There are many different types of spinal fusion surgeries out there, and each carry significant risks with them. One of the most common is posterolateral gutter fusion, which places bone graft in the region that lies right outside the spine. Posterior lumbar interbody fusion is done from the back and involves the removal of the disk found between the affected vertebrae. Anterior lumbar interbody fusion is a type of surgery approached from the front instead of the back, like the PLIF version. Extreme lateral interbody fusion is similar to the others but done from the side.
Yes, there are many spinal fusion surgeries, but let’s take a look at the risks involved. For most kinds of spinal fusion, there’s a chance that surgeons are unable to solidly fuse the vertebrae, which would require another surgery in the future. In cases where the fuse is solid, patients may also experience what is referred as adjacent segment disease or ASD. This is what happens when a segment adjacent to the fused area begins to break down thanks to an increase in stress. Some types of spinal fusion surgery, like anterior lumbar interbody fusion surgery, carry added risks. Due to the nature of the surgery, the procedure comes close to large blood vessels. Any damage done to those blood vessels could lead to a great deal of blood loss.
Other complications may arise in a major surgery such as this one. Patients may experience blood clots, infection, bleeding, pain, and the risks that come from using anesthesia. But that’s not the end of potential problems. A surgery dealing so closely with the spine may end up causing a nerve injury. Mild conditions of this may result in sensations of tingling or even numbness in the leg. A more serious complication would be losing movement in a limb. Outside of nerve injuries, patients may also have to deal with donor bone graft issues, the most common being tissue rejection and infection.
For some, the potential issues and complications are risks they’re willing to take for pain relief. However, even in cases where spinal fusion is successful, there’s always a risk that the patient’s pain doesn’t completely go away. It might even get worse. Think about that for a moment. Getting rid of pain is the very reason someone undertakes such a drastic surgery, and there’s a notable chance that they won’t get the outcome they wanted.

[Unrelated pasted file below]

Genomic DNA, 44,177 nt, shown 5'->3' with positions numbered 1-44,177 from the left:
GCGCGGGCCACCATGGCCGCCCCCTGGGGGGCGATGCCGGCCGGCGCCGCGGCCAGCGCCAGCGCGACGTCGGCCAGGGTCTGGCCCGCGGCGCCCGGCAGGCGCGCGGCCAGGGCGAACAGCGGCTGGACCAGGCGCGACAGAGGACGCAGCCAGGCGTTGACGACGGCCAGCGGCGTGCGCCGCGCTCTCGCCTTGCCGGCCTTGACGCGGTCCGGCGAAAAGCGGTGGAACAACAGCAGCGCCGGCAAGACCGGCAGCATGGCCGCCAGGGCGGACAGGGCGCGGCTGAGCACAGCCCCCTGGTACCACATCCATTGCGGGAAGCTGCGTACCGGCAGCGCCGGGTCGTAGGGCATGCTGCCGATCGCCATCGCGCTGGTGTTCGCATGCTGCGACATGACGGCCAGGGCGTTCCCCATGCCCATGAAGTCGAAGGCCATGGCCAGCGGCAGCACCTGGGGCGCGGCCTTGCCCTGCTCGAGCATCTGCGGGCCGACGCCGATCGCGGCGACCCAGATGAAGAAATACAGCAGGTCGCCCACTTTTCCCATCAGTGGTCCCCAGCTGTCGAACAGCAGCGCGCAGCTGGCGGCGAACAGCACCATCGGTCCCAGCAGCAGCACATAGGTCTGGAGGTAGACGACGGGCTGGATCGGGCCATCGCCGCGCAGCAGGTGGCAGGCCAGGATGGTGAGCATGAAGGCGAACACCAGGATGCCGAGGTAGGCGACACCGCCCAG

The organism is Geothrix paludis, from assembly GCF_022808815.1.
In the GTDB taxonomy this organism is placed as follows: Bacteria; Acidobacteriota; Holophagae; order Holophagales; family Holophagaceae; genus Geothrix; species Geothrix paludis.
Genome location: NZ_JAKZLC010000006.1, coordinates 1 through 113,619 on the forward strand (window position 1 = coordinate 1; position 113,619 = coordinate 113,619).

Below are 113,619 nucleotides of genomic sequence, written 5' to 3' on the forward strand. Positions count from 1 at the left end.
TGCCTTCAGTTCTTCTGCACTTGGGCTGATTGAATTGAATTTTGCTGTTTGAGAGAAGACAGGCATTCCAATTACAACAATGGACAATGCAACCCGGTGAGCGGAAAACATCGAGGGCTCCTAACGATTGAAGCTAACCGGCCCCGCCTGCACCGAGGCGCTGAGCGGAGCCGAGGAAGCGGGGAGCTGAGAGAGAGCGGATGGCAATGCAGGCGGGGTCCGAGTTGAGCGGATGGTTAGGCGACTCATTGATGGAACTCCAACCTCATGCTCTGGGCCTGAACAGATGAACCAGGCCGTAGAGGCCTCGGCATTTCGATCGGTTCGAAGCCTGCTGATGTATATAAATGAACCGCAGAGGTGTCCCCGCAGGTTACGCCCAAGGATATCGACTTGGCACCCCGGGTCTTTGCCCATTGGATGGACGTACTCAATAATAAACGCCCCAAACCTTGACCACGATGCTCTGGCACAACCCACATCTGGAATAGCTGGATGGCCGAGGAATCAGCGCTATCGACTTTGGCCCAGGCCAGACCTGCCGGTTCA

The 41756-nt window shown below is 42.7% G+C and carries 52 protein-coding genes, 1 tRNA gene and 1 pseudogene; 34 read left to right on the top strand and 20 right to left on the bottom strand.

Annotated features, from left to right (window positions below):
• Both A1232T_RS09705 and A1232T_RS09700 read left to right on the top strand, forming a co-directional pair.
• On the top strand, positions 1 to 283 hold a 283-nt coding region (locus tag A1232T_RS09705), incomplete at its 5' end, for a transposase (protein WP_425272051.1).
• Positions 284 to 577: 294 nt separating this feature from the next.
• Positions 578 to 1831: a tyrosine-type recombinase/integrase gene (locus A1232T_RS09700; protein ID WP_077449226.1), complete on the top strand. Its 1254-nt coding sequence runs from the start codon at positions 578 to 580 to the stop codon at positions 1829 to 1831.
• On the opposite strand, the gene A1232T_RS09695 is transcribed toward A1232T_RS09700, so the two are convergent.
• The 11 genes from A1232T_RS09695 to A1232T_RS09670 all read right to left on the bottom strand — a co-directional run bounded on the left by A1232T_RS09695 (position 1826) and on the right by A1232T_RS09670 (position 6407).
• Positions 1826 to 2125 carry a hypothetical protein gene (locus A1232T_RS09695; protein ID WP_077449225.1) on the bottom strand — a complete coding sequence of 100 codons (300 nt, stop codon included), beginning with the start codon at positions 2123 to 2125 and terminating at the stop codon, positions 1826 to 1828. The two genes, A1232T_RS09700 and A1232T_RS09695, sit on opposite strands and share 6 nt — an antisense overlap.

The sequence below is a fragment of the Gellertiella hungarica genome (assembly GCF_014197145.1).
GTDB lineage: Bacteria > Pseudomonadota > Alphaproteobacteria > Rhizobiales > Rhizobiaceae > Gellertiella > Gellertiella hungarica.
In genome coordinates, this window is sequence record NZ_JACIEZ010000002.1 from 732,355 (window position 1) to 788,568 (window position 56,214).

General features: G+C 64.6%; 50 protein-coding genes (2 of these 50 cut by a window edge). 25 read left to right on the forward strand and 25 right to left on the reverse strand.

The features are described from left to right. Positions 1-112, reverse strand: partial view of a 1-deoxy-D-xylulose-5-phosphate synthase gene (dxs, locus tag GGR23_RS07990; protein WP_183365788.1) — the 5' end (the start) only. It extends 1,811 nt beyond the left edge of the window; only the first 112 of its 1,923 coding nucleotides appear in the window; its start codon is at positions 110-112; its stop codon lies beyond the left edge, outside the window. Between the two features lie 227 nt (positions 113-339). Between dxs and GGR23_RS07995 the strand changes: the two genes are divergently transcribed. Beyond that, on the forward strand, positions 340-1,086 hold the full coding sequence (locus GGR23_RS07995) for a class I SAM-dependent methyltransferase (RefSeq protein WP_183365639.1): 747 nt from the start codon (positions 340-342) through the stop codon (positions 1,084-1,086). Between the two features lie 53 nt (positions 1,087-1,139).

The other thing to consider is the spinal fusion surgery recovery process. A surgery of this scope will require a hospital stay of around four days, possibly more. The patient will need to be hooked up to medical devices, from a heart monitor to an IV and catheter. Even when the patient is out of the hospital, they’ll need follow-up appointments for months and even years afterwards. And that doesn’t count the physical therapy they’ll need before they’re back to where they want to be.
Other Poor Outcomes Due to Spinal Fusions
While I have seen a few patients who have a severe instability that can only benefit from a fusion, these patients are rare. More often than not, post-fusion patients require revision surgeries; need ongoing narcotics following surgery; experience complications due to their surgery, such as irrevocable damage to the multifidus muscle; and spend a lot of money on a serious surgery providing very little to no long-term returns. With results this poor and so much research showing reasons not to, why would you want a fusion?
Even more concerning is the fact that we don’t have any high-level evidence that spinal fusions are effective. There are low-level studies published by spine surgeons and fusion-device manufacturers that seem to show that fusion works. However, this doesn’t fit with the clinical experience of anyone who sees a lot of post-fusion patients who are still in pain. And it certainly doesn’t mesh with high-level studies such as the one above showing glaringly poor 360 fusion outcomes.
In addition, in the case of spinal stenosis, for example, spinal fusions are far more dangerous due to their complication rates than the decompression surgery they’ve gradually replaced over the last 10–20 years.
The upshot? So spinal fusion is it worth it? Just because a 360 degree fusion is the popular option doesn’t mean it’s the safest or most effective option. The spine is not meant to be a stationary structure, so leave the fusing to the welders, and look into other options to address your pain and spinal instability that will allow you to maintain the natural movement and curve of your spine.